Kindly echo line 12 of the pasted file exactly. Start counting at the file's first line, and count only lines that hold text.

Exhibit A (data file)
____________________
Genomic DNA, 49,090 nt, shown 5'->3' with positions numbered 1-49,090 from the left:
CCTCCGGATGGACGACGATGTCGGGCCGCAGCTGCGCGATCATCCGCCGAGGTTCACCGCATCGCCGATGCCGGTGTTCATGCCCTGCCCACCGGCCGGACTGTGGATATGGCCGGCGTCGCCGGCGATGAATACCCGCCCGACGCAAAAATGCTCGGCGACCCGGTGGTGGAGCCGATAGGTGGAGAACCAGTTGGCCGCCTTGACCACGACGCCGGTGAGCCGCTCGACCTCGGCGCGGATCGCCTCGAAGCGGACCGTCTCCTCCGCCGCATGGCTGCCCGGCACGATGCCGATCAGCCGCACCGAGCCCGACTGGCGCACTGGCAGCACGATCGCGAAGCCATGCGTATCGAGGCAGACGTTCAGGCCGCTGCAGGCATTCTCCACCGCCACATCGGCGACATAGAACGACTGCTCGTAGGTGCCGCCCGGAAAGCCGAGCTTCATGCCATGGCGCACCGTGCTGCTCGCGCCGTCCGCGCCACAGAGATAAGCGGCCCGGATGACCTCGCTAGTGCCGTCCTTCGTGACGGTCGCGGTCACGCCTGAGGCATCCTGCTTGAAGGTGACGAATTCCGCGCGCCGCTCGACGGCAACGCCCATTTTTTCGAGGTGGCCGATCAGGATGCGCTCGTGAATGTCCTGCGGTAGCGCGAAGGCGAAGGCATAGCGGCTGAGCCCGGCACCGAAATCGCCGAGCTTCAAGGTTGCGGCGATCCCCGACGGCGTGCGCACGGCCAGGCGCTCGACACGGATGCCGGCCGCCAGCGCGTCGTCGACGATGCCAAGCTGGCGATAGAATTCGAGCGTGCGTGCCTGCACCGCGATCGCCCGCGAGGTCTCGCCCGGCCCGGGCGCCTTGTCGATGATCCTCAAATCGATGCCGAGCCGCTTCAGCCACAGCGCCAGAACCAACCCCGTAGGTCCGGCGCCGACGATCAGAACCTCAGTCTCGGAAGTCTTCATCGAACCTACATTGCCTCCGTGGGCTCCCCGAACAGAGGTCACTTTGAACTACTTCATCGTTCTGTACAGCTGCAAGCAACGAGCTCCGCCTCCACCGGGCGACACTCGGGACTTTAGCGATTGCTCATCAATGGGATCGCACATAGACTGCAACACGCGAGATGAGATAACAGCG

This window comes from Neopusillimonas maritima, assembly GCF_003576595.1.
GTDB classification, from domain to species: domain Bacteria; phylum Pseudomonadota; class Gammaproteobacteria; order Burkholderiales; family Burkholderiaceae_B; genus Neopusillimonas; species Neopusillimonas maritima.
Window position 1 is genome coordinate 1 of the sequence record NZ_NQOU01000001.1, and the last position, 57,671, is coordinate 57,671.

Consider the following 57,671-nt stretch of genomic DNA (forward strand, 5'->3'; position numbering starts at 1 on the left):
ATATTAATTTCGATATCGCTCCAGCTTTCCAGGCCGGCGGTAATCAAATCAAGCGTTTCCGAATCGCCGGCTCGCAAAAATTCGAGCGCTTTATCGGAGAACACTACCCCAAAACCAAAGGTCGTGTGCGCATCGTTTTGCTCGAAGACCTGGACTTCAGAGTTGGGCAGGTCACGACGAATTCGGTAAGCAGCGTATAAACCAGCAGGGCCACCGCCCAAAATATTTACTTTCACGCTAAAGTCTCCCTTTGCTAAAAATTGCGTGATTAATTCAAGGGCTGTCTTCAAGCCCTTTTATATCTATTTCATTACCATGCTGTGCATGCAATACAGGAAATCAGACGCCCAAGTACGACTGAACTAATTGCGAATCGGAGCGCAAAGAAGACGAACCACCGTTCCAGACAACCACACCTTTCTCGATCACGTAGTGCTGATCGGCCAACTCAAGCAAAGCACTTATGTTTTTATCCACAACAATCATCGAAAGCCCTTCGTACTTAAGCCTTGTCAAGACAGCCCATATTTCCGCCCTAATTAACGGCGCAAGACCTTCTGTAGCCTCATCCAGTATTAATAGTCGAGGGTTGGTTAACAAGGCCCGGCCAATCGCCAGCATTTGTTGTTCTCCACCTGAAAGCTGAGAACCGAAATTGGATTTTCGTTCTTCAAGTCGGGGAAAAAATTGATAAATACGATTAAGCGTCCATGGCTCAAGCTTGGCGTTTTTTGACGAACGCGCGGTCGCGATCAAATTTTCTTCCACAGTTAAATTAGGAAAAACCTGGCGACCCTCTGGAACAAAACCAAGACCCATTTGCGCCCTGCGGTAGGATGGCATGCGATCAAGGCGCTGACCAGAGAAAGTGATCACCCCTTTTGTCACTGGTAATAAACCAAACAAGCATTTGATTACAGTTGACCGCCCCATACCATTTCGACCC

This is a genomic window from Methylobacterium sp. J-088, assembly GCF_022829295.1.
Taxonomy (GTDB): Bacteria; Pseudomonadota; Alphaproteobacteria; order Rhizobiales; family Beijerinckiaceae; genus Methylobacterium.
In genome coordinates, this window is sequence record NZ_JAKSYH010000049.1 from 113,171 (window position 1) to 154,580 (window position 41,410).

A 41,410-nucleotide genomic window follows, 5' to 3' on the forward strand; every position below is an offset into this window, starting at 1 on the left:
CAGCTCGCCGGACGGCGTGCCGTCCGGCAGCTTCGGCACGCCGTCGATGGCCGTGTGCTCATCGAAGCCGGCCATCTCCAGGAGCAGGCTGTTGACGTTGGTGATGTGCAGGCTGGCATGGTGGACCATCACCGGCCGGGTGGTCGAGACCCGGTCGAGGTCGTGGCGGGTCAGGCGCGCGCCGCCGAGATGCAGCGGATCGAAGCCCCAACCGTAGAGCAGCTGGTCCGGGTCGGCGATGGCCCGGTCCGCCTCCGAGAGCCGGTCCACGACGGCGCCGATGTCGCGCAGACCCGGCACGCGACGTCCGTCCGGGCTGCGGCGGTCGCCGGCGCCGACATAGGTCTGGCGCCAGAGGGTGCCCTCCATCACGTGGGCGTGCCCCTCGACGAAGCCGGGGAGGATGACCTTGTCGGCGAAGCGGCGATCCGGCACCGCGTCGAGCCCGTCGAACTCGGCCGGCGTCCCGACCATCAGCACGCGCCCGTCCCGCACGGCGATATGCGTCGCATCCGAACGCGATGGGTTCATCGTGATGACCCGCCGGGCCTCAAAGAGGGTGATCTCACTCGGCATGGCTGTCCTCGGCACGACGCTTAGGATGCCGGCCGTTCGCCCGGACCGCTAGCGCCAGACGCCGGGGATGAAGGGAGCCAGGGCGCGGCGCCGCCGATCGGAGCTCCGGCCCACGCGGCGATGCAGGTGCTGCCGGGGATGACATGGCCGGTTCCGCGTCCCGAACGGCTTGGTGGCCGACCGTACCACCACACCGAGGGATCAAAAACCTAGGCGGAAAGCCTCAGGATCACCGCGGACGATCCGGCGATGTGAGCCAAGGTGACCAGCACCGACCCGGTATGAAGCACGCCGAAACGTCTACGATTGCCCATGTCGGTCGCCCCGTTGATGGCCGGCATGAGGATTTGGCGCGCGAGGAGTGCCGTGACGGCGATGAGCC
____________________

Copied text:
CAGCTCGCCGGACGGCGTGCCGTCCGGCAGCTTCGGCACGCCGTCGATGGCCGTGTGCTCATCGAAGCCGGCCATCTCCAGGAGCAGGCTGTTGACGTTGGTGATGTGCAGGCTGGCATGGTGGACCATCACCGGCCGGGTGGTCGAGACCCGGTCGAGGTCGTGGCGGGTCAGGCGCGCGCCGCCGAGATGCAGCGGATCGAAGCCCCAACCGTAGAGCAGCTGGTCCGGGTCGGCGATGGCCCGGTCCGCCTCCGAGAGCCGGTCCACGACGGCGCCGATGTCGCGCAGACCCGGCACGCGACGTCCGTCCGGGCTGCGGCGGTCGCCGGCGCCGACATAGGTCTGGCGCCAGAGGGTGCCCTCCATCACGTGGGCGTGCCCCTCGACGAAGCCGGGGAGGATGACCTTGTCGGCGAAGCGGCGATCCGGCACCGCGTCGAGCCCGTCGAACTCGGCCGGCGTCCCGACCATCAGCACGCGCCCGTCCCGCACGGCGATATGCGTCGCATCCGAACGCGATGGGTTCATCGTGATGACCCGCCGGGCCTCAAAGAGGGTGATCTCACTCGGCATGGCTGTCCTCGGCACGACGCTTAGGATGCCGGCCGTTCGCCCGGACCGCTAGCGCCAGACGCCGGGGATGAAGGGAGCCAGGGCGCGGCGCCGCCGATCGGAGCTCCGGCCCACGCGGCGATGCAGGTGCTGCCGGGGATGACATGGCCGGTTCCGCGTCCCGAACGGCTTGGTGGCCGACCGTACCACCACACCGAGGGATCAAAAACCTAGGCGGAAAGCCTCAGGATCACCGCGGACGATCCGGCGATGTGAGCCAAGGTGACCAGCACCGACCCGGTATGAAGCACGCCGAAACGTCTACGATTGCCCATGTCGGTCGCCCCGTTGATGGCCGGCATGAGGATTTGGCGCGCGAGGAGTGCCGTGACGGCGATGAGCC